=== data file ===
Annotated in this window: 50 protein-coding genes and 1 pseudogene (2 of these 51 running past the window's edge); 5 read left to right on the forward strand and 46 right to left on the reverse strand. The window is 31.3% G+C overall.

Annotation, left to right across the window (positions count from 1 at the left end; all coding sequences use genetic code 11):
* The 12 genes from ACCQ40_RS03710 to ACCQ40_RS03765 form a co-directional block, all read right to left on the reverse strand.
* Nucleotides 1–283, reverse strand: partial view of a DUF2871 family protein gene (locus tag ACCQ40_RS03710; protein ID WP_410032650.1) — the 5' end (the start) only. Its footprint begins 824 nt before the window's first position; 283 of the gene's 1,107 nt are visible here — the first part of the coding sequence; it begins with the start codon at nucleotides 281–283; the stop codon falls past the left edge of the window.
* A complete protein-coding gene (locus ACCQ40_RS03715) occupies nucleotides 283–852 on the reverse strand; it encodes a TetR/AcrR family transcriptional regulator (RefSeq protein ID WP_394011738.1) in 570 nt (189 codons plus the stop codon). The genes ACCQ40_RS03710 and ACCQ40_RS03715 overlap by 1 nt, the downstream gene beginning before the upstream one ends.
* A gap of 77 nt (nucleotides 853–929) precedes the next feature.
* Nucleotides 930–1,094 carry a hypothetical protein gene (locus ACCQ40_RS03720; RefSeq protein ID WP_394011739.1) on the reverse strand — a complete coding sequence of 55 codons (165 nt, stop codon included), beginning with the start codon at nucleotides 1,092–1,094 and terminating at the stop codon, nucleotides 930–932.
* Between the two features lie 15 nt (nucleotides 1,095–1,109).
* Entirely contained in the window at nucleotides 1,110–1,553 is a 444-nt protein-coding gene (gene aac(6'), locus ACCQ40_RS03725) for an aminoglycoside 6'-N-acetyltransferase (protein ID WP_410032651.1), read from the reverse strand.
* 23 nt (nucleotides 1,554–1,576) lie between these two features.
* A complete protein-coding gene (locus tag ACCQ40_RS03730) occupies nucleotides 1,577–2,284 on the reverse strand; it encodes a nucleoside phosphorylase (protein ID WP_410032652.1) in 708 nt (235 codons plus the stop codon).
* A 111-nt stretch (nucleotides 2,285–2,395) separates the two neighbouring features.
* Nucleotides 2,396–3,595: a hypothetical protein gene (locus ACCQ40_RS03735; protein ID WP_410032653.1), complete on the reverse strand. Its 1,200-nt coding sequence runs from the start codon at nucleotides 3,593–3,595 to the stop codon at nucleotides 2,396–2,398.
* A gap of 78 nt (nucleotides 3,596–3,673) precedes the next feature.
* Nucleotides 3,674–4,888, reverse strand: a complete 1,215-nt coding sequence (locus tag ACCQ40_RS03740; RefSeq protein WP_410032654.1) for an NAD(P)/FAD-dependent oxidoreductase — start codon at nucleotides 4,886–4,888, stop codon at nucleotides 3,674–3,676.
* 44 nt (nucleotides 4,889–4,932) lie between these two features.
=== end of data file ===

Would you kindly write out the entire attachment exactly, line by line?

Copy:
Annotated in this window: 50 protein-coding genes and 1 pseudogene (2 of these 51 running past the window's edge); 5 read left to right on the forward strand and 46 right to left on the reverse strand. The window is 31.3% G+C overall.

Annotation, left to right across the window (positions count from 1 at the left end; all coding sequences use genetic code 11):
* The 12 genes from ACCQ40_RS03710 to ACCQ40_RS03765 form a co-directional block, all read right to left on the reverse strand.
* Nucleotides 1–283, reverse strand: partial view of a DUF2871 family protein gene (locus tag ACCQ40_RS03710; protein ID WP_410032650.1) — the 5' end (the start) only. Its footprint begins 824 nt before the window's first position; 283 of the gene's 1,107 nt are visible here — the first part of the coding sequence; it begins with the start codon at nucleotides 281–283; the stop codon falls past the left edge of the window.
* A complete protein-coding gene (locus ACCQ40_RS03715) occupies nucleotides 283–852 on the reverse strand; it encodes a TetR/AcrR family transcriptional regulator (RefSeq protein ID WP_394011738.1) in 570 nt (189 codons plus the stop codon). The genes ACCQ40_RS03710 and ACCQ40_RS03715 overlap by 1 nt, the downstream gene beginning before the upstream one ends.
* A gap of 77 nt (nucleotides 853–929) precedes the next feature.
* Nucleotides 930–1,094 carry a hypothetical protein gene (locus ACCQ40_RS03720; RefSeq protein ID WP_394011739.1) on the reverse strand — a complete coding sequence of 55 codons (165 nt, stop codon included), beginning with the start codon at nucleotides 1,092–1,094 and terminating at the stop codon, nucleotides 930–932.
* Between the two features lie 15 nt (nucleotides 1,095–1,109).
* Entirely contained in the window at nucleotides 1,110–1,553 is a 444-nt protein-coding gene (gene aac(6'), locus ACCQ40_RS03725) for an aminoglycoside 6'-N-acetyltransferase (protein ID WP_410032651.1), read from the reverse strand.
* 23 nt (nucleotides 1,554–1,576) lie between these two features.
* A complete protein-coding gene (locus tag ACCQ40_RS03730) occupies nucleotides 1,577–2,284 on the reverse strand; it encodes a nucleoside phosphorylase (protein ID WP_410032652.1) in 708 nt (235 codons plus the stop codon).
* A 111-nt stretch (nucleotides 2,285–2,395) separates the two neighbouring features.
* Nucleotides 2,396–3,595: a hypothetical protein gene (locus ACCQ40_RS03735; protein ID WP_410032653.1), complete on the reverse strand. Its 1,200-nt coding sequence runs from the start codon at nucleotides 3,593–3,595 to the stop codon at nucleotides 2,396–2,398.
* A gap of 78 nt (nucleotides 3,596–3,673) precedes the next feature.
* Nucleotides 3,674–4,888, reverse strand: a complete 1,215-nt coding sequence (locus tag ACCQ40_RS03740; RefSeq protein WP_410032654.1) for an NAD(P)/FAD-dependent oxidoreductase — start codon at nucleotides 4,886–4,888, stop codon at nucleotides 3,674–3,676.
* 44 nt (nucleotides 4,889–4,932) lie between these two features.